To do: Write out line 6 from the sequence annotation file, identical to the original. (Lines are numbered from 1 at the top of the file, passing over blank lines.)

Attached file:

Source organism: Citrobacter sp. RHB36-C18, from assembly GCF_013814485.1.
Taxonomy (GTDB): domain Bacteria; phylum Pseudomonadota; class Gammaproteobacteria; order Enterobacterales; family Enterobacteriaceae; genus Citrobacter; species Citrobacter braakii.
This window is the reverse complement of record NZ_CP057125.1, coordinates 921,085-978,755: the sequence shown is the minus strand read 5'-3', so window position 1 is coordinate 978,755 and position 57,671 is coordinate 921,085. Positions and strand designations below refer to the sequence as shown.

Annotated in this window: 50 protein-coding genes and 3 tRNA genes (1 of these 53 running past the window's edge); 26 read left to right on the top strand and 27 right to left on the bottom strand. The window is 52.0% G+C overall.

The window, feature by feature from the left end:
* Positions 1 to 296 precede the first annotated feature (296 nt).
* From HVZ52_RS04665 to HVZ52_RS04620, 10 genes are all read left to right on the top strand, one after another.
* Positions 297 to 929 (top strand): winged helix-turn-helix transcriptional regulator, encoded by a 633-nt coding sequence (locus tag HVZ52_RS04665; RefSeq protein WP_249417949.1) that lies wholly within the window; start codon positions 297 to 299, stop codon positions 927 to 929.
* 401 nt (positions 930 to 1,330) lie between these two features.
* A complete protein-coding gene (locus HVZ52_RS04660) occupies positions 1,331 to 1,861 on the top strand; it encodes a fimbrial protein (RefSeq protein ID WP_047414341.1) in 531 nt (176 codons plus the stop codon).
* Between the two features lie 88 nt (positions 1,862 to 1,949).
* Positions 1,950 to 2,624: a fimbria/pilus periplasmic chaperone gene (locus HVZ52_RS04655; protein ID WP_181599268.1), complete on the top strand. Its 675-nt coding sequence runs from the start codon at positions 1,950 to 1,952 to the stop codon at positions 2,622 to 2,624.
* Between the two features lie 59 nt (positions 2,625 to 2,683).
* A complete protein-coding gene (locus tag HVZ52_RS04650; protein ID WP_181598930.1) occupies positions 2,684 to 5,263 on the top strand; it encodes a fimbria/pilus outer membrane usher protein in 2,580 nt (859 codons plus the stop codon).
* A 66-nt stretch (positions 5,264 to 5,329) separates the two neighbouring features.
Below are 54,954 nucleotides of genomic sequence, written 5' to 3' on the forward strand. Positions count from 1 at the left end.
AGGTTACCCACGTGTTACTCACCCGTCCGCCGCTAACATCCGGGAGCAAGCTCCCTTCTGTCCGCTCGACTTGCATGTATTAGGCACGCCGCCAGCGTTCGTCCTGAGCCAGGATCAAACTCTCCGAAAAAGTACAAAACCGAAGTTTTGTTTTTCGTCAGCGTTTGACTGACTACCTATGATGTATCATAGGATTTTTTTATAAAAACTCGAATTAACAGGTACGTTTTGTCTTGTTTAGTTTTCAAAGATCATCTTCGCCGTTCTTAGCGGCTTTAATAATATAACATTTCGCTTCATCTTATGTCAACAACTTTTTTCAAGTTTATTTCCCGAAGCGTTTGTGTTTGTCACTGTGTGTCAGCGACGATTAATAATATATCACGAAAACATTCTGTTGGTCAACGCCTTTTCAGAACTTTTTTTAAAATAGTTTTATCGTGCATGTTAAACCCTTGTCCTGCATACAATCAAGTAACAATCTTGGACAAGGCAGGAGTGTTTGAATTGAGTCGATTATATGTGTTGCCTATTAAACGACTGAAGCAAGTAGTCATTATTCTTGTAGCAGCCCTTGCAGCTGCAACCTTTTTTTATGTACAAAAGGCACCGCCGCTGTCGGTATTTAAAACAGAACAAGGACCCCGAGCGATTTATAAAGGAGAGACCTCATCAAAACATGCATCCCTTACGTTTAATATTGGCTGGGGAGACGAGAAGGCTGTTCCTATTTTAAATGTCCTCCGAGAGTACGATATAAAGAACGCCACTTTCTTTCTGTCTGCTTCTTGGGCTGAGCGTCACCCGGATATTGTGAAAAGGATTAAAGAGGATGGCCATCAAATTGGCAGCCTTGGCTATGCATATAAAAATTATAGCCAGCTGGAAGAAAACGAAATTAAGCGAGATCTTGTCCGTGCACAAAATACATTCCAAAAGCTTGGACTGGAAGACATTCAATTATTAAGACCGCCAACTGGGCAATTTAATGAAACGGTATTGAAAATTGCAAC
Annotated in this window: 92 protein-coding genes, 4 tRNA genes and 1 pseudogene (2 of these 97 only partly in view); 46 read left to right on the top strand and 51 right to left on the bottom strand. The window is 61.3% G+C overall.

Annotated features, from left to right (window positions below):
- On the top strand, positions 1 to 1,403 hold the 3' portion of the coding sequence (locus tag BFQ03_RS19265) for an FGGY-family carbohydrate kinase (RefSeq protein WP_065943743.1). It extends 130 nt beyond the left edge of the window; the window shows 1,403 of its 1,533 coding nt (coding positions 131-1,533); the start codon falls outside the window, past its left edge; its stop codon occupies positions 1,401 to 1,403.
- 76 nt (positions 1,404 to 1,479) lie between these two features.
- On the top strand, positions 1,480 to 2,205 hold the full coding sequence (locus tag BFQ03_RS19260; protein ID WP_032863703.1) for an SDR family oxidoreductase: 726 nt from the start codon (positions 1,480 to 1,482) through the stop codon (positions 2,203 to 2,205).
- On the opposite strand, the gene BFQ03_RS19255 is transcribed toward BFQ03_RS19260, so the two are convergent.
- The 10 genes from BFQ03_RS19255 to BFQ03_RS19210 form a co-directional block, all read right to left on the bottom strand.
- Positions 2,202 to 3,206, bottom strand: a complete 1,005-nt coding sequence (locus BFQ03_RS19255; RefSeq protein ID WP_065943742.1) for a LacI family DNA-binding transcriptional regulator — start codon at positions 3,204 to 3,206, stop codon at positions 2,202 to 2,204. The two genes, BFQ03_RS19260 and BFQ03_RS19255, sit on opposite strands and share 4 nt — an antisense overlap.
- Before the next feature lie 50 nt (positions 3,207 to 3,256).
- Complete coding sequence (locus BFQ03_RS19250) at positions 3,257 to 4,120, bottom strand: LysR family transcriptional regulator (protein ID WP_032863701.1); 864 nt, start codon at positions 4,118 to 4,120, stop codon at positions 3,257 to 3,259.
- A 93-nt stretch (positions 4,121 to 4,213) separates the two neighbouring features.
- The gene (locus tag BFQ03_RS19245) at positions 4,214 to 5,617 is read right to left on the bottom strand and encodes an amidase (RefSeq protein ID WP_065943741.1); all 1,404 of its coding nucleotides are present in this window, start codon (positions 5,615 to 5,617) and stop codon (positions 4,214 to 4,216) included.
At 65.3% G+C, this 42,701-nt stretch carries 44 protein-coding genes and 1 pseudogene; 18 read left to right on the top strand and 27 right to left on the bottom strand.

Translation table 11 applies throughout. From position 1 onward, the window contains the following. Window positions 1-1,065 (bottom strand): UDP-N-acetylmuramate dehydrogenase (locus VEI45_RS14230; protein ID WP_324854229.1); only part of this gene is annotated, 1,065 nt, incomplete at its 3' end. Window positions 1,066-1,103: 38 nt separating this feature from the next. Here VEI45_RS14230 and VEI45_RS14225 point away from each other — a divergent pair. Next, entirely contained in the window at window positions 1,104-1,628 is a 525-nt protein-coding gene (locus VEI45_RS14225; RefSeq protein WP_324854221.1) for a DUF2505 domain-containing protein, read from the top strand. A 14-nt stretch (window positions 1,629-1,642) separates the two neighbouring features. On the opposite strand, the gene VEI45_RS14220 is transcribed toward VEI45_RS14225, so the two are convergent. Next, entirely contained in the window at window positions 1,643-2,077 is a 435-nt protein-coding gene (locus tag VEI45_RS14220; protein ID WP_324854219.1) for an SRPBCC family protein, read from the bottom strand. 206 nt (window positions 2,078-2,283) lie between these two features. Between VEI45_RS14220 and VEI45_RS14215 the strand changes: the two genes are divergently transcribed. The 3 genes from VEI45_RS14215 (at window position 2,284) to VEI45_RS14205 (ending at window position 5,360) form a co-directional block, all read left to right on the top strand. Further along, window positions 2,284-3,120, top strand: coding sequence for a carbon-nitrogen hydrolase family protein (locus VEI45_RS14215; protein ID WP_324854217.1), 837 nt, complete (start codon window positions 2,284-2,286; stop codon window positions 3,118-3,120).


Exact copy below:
* Positions 1 to 296 precede the first annotated feature (296 nt).